In the final, the U.S. team lost 3–1 in a penalty shootout to Japan, after twice taking the lead in an eventual 2–2 draw. Solo expressed admiration for the Japanese team and offered her congratulations. Solo won the "Golden Glove" award for best goalkeeper, and the "Bronze Ball" award for her overall performance. She was also featured in the "All-star" team of the tournament.

2012 Olympics and 2015 World Cup

Just before the 2012 Olympics, Solo ran into trouble. She tested positive for a banned substance—a diuretic—and explained that she had taken the medication as part of a pre-menstrual treatment prescribed by her doctor, adding that she didn't know it contained the banned drug. After working with the U.S. Anti-Doping Agency, Solo was given a warning for what she called "an honest mistake," and was cleared to compete at the Olympics. "As someone who believes in clean sport, I am glad to have worked with the USADA to resolve this matter, and I look forward to representing my country," she told NBC Sports.

At the 2012 Summer Games in London, to the roar of nearly 80,300 soccer fans—the largest soccer crowd in Olympics history—Solo won her second consecutive gold medal with the U.S. women's soccer team, in a revengeful, 2-1 victory against Japan. Solo showed no mercy during the match, stopping 12 of the 13 shots she faced. The victory marked the fourth of five Olympic titles won by the American women's squad since women's soccer was first included in the Olympics, in 1996.

Solo again was a force for the U.S. women's team during their triumphant run to the 2015 World Cup title. After allowing a goal in the opening match against Australia, she shut out the opposition for a near-record 540 minutes until Japan scored twice in the final. For her outstanding play, she won her second straight World Cup Golden Glove Award.

2016 Rio Olympics

At the 2016 Rio Olympics, Solo earned her 200th career cap (international appearance) in an early win over France. However, she was criticized for allowing two goals in a draw vs. Colombia, and was unable to save her team when a quarterfinal loss to Sweden was decided by penalty kicks. Shortly afterward, she insisted that the best team did not win and called her opponents a "bunch of cowards" for their style of play.

The fallout from her commentary was greater than anticipated: On August 24, U.S. Soccer announced that Solo was being suspended for six months and that her contract would be terminated immediately.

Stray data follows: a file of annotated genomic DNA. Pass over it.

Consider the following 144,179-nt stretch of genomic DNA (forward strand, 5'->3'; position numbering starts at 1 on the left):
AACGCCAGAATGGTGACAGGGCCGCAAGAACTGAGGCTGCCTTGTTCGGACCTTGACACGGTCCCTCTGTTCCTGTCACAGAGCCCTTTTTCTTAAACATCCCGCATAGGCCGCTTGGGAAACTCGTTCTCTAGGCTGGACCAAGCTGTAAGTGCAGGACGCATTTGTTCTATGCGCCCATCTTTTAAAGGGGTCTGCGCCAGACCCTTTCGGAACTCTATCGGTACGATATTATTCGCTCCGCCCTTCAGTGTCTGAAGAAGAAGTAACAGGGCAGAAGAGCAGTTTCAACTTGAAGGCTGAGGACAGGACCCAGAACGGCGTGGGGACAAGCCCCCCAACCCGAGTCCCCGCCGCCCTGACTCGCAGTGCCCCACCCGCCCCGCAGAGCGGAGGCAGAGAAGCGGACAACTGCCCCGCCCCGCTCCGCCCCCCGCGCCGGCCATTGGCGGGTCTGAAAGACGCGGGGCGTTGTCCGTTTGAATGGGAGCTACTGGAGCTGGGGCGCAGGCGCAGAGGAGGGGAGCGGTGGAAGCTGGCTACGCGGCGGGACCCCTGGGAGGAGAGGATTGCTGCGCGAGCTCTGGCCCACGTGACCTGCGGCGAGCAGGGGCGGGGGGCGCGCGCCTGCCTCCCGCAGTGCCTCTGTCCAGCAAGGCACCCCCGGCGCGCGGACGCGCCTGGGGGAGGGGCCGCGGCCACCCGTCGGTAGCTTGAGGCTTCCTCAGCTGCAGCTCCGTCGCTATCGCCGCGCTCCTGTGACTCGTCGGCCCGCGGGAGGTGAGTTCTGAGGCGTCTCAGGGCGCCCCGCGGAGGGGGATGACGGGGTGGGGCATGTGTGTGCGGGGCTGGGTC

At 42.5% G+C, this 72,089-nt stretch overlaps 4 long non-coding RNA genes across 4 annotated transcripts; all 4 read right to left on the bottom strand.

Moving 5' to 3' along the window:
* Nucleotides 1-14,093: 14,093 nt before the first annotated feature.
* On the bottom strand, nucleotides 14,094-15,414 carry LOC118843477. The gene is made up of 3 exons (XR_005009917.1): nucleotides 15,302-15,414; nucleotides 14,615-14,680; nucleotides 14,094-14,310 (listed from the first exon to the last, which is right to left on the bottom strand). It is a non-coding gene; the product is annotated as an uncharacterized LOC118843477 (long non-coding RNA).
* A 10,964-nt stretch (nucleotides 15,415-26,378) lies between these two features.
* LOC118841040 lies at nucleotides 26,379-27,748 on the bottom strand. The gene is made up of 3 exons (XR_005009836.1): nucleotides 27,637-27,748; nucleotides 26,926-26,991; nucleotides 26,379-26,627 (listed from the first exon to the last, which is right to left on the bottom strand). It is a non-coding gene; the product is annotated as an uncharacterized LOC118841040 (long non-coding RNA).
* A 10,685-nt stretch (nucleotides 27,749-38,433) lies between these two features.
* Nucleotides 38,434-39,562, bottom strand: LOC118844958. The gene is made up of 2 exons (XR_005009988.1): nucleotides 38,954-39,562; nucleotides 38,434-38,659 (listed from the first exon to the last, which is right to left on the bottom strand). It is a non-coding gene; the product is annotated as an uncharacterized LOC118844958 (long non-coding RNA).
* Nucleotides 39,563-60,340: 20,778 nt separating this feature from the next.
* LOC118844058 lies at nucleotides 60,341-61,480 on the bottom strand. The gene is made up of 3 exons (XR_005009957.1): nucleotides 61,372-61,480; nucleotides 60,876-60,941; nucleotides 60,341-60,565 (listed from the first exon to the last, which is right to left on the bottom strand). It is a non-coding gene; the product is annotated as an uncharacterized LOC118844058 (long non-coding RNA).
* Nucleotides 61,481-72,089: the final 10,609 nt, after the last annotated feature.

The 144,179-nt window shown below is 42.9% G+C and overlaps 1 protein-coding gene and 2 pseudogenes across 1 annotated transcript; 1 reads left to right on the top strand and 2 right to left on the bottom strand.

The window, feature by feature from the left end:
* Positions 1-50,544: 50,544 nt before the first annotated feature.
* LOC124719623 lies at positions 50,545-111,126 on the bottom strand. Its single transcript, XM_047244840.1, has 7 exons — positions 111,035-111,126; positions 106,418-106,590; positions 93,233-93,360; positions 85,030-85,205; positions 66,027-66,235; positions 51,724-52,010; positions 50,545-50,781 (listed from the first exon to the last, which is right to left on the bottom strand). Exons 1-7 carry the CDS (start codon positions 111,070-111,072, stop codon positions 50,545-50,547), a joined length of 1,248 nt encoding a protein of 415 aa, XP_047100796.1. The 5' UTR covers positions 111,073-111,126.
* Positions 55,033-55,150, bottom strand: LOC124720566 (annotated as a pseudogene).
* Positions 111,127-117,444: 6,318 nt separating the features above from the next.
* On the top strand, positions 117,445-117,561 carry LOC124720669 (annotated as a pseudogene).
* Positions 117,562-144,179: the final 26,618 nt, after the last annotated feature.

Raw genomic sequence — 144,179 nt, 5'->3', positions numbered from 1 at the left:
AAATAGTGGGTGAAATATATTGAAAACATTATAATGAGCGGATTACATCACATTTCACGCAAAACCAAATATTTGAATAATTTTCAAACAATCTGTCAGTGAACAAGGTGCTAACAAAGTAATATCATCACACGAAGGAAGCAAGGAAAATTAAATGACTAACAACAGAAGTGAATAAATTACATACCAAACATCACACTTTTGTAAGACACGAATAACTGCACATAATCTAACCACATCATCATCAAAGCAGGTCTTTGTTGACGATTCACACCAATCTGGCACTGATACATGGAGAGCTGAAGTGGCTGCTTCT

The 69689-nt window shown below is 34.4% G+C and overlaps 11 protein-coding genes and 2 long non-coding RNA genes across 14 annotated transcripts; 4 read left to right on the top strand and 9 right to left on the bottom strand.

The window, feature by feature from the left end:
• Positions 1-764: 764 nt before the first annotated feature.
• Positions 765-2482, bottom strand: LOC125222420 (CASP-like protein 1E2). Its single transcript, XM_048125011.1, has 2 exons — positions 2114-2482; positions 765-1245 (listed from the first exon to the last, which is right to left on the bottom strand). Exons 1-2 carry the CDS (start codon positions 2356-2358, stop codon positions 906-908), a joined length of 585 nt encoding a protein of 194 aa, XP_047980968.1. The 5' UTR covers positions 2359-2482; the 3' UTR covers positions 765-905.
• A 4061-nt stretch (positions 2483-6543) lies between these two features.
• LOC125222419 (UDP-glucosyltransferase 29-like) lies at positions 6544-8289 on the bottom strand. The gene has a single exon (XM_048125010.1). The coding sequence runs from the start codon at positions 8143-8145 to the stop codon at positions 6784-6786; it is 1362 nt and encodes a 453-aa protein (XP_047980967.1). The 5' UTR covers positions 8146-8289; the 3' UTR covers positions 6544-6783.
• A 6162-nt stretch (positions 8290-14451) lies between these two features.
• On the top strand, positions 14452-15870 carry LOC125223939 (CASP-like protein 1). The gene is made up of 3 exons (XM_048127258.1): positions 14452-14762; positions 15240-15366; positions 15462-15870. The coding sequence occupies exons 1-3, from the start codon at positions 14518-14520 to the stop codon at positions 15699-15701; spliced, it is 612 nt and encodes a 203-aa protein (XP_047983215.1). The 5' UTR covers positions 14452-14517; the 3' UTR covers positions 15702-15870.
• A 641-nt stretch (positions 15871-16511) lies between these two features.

Awards & Achievements

Hope Solo was named All-American by ‘Parade’ magazine in 1997 and 1998. She was an NSCAA All-American in 2000, 2001, and 2002, and a Pac-10 Selection from 1999 to 2002.

She was conferred with the ‘WPS Goalkeeper of the Year’ award and the ‘US Soccer Female Athlete of the Year’ award in 2009.

She won the ‘FIFA Women World Cup Golden Glove twice’, in 2011 and 2015, and made it to the tournament’s all-star team in those years as well. She was also the winner of the Bronze Ball in 2011.

’International Federation of Football History & Statistics’ named her world’s women best goalkeeper for four consecutive years (2012-15)

She was given the ‘Phoenix Mercury Woman of Inspiration’ award in 2012.

She was hailed Sports Spectacular Female Athlete of the Year in 2013.

In October 2015, after the win of the 2015 World Cup, Solo, alongside the rest of her team, was honoured by the former President Barack Obama at the White House.

Personal Life

Solo is married to former American football player Jerramy Stevens. They have been together since mid-August 2012 when Solo returned from the Olympics. On November 12, 2012, Stevens was arrested on investigation of assault following an altercation that left Solo injured. The following day, Stevens was released after a judge determined there was not enough evidence to hold him. The couple were wed the next day. In 2014, Solo was one of the victims of the iCloud leaks of celebrity photos, during which several nude pictures of her were leaked online. She expressed solidarity with the other women affected and criticized the perpetrators: "This act goes beyond the bounds of human decency".


Solo is associated with the ‘Women's Sports Foundation’, an educational non-profit charity founded by tennis player Billie Jean King in 1974.She has donated her time and money to the Boys and Girls Club and made appearances at numerous charity events. In August 2011, she joined teammates Alex Morgan and Abby Wambach in a Bank of America charitable campaign at the Chicago Marathon, as $5,000 was donated to Seattle Humane Society on her behalf. In 2012, Solo was one of 15 professional athletes including Shaun Phillips, Tim Lincecum, Ray Rice and others who participated in Popchips' Game Changers program. She made appearances at several charity events and money was donated to a local charity that she selected.